The appointment of Itamar Ben-Gvir as national security minister could inflame tensions even further. Ben-Gvir has previously been convicted for incitement of racism and unashamedly promoted violence against Palestinians in the weeks leading up to taking office.. He is also an outspoken advocate for settlement expansion and the ultimate annexation of the West Bank.

Isreal’s Security Cabinet has also announced a series of harsh responses to the latest outbreak of violence in the West Bank. These include strengthening Jewish settlements in the West Bank, along with cancelling the social security benefits for families of attackers and making it easier for Israeli citizens to obtain gun licenses.

Whether it is the Lion’s Den or another group that takes the lead in the uprising, it is clear young Palestinians in the West Bank will no longer take a passive role when it comes to the actions of Israeli security forces or politicians.

With Abbas lacking any control over the new armed Palestinian groups and Israeli political leaders such as Bezalel Smotrich (head of the Religious Zionist Party) and Ben-Gvir shaping the narrative of Israeli politics, discussions of a two-state solution and peace in the Palestinian territories are likely to take a backseat for the foreseeable future.

Article link:
Article source: The Conversation | Susan de Groot Heupner| February 1, 2023

2024-05-08 07:04:10.000000

Spiralling violence feared after synagogue bloodshed

by admin 0 Comments

A Palestinian gunman opened fire outside an east Jerusalem synagogue on Friday night (local time), killing seven people, including a 70-year-old woman, and wounding three others before he was shot and killed by police, officials said. It was the deadliest attack on Israelis in years and raised the likelihood of more bloodshed.

The attack, which occurred as residents were observing the Jewish sabbath, came a day after an Israeli military raid killed nine Palestinians in the West Bank.

The shooting set off celebrations in both the occupied West Bank and Gaza Strip, where people fired guns into the air, honked horns and distributed sweets.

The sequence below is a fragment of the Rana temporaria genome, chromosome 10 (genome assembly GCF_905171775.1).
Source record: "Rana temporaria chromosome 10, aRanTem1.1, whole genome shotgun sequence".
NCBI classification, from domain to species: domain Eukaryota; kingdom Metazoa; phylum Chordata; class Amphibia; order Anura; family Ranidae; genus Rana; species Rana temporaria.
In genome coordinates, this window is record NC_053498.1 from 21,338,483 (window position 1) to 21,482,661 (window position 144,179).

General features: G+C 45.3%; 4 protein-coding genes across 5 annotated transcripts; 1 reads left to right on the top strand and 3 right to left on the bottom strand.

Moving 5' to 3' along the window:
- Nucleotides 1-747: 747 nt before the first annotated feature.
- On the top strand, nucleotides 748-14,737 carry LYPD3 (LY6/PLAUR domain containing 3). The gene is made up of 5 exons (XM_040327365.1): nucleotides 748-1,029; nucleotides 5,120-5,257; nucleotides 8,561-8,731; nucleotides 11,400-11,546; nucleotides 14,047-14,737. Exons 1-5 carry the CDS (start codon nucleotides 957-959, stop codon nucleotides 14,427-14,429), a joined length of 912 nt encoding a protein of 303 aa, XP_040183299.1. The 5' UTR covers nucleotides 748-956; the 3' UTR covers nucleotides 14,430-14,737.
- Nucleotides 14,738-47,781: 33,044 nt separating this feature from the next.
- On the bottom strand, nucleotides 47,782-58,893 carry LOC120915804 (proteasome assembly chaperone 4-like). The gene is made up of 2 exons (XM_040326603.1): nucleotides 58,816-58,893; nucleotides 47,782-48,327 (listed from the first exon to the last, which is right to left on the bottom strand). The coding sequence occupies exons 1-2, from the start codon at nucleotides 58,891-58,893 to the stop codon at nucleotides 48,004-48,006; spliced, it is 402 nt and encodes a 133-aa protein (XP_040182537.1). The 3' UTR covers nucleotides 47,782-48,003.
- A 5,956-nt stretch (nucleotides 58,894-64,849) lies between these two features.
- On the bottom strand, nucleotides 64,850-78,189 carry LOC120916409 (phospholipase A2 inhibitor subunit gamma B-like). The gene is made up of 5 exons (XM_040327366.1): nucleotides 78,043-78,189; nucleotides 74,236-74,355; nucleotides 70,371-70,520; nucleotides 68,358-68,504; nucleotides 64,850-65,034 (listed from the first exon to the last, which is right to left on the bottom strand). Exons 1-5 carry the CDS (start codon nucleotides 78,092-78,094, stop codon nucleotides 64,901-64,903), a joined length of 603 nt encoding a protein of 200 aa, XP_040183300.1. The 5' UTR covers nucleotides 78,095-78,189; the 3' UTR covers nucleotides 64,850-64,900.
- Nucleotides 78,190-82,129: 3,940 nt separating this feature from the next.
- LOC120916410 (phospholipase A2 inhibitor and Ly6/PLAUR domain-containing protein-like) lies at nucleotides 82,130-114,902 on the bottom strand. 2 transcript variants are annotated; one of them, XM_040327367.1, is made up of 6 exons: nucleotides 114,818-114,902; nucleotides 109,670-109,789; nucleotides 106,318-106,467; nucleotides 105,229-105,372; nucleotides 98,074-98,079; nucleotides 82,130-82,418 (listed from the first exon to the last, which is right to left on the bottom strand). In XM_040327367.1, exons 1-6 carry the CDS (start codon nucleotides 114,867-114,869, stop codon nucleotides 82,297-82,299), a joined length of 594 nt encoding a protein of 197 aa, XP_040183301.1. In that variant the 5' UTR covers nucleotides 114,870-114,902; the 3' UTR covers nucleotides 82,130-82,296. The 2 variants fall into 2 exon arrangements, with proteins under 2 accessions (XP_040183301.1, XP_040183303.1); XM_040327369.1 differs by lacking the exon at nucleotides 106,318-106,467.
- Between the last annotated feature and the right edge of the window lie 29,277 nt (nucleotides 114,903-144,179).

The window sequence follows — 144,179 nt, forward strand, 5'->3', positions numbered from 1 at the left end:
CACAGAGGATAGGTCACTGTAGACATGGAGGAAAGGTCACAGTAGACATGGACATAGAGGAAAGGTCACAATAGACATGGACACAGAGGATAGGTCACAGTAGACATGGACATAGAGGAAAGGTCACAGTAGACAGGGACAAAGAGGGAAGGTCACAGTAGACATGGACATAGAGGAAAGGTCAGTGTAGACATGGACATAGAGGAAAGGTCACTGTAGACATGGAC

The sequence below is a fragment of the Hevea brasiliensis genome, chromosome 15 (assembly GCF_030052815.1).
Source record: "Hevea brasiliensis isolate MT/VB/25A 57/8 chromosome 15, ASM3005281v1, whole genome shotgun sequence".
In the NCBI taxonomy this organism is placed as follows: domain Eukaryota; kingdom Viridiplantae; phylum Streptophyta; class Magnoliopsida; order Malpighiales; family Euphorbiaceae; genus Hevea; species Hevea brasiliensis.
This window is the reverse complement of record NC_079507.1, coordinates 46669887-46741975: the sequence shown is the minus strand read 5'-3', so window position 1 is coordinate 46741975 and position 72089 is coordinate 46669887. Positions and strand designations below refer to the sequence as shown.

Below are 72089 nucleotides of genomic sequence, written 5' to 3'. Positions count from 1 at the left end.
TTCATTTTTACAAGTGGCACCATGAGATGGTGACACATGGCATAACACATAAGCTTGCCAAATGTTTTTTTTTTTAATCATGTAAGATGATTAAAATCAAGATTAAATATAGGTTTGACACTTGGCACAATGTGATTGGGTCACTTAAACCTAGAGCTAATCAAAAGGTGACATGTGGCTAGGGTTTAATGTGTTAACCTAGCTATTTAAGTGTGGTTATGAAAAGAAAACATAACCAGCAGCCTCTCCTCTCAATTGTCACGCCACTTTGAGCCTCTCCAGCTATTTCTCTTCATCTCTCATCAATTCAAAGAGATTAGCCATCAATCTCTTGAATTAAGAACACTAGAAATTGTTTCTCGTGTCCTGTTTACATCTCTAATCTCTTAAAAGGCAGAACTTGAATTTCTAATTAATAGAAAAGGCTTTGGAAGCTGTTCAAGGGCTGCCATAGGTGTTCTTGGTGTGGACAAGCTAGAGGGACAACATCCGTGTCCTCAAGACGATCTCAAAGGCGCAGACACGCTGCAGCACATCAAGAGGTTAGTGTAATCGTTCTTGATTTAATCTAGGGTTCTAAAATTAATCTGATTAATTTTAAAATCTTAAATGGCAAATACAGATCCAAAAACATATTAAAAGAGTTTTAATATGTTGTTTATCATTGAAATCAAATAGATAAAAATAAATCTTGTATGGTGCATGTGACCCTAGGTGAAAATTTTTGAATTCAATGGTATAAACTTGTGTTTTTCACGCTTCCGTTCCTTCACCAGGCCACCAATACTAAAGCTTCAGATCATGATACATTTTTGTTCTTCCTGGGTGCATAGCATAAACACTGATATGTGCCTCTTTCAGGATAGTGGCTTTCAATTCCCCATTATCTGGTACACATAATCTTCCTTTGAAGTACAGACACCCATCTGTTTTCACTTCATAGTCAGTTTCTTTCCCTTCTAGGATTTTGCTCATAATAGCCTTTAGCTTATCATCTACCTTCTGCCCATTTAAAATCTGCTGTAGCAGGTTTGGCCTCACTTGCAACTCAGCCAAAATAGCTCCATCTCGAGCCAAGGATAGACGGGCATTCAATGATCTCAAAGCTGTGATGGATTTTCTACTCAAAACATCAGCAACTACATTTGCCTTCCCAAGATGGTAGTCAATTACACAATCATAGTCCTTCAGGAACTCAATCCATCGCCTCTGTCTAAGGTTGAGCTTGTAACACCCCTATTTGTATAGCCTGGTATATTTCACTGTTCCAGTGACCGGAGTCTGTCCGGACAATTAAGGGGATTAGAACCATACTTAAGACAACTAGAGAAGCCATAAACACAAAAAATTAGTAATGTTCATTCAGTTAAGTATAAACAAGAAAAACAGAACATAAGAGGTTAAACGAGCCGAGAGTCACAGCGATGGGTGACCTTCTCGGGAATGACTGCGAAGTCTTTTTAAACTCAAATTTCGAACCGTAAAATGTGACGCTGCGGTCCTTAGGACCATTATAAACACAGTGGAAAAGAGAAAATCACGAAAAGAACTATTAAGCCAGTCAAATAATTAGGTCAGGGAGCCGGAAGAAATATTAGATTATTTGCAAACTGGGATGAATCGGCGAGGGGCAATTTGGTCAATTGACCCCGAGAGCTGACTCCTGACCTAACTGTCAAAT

The violence, which included a rocket barrage from Gaza and retaliatory Israeli airstrikes, has posed an early challenge for Israel’s new government, which is dominated by ultra-nationalists who have pushed for a hard line against Palestinian violence. It also cast a cloud over a visit by US Secretary of State Antony Blinken to the region .

Speaking at Israel’s national police headquarters, Prime Minister Benjamin Netanyahu said he had held a security assessment and decided on ‘‘immediate actions’’. He said he would convene his security cabinet after the sabbath to discuss a further response.

Netanyahu declined to elaborate but said Israel would act with ‘‘determination and composure’’. He called on the public not to take the law into their own hands.

White House Press Secretary Karine Jean-Pierre said the US strongly condemned the attack and was ‘‘shocked and saddened by the loss of life’’, noting it came on International Holocaust Remembrance Day.

US officials said later Friday that President Joe Biden spoke with Netanyahu to offer support to the government and people of Israel, calling the shootings ‘‘an attack against the civilised world’’.

‘‘The president stressed the ironclad US commitment to Israel’s security,’’ the White House said.

Israeli police said the shootings occurred in Neve Yaakov, a settlement with a large ultra-Orthodox population.

Police identified the attacker as a 21-year-old east Jerusalem resident. Jerusalem police chief Doron Turjeman Turjeman promised an ‘‘aggressive and significant’’ effort to track down anyone who helped him.

Defence Minister Yoav Gallant met Israel’s military chief and other top security officials and instructed them to assist police and strengthen defences near Jerusalem and for Jewish settlements in the occupied West Bank.

Israel’s MADA rescue service said five men and two women were killed, several of whom were 60 or older. Jerusalem’s Hadassah Hospital said a 15-year-old boy was recovering from surgery.

The attack was the deadliest on Israelis since a 2008 shooting killed eight people in a Jewish seminary in Jerusalem, according to the foreign ministry. Given the location and timing, it threatened to trigger a tough response from Israel.

There was no immediate claim of responsibility. In Gaza, Hazem Qassem, spokesman for the ruling Hamas militant group, said the attack was ‘‘a revenge and natural response’’ to the deadly military raid on Thursday.

At several locations across the Gaza Strip, dozens of Palestinians gathered to celebrate the Jerusalem attack, some with large trays of sweets to distribute. In downtown Gaza City, celebratory gunfire could be heard, as cars honked and calls of ‘‘God is great!’’ wafted from mosque loudspeakers.

In various West Bank towns, Palestinians launched fireworks.

Article link:
Article source: The Age/AP | Gwen Ackerman | 29.1.23

2024-05-08 07:04:10.000000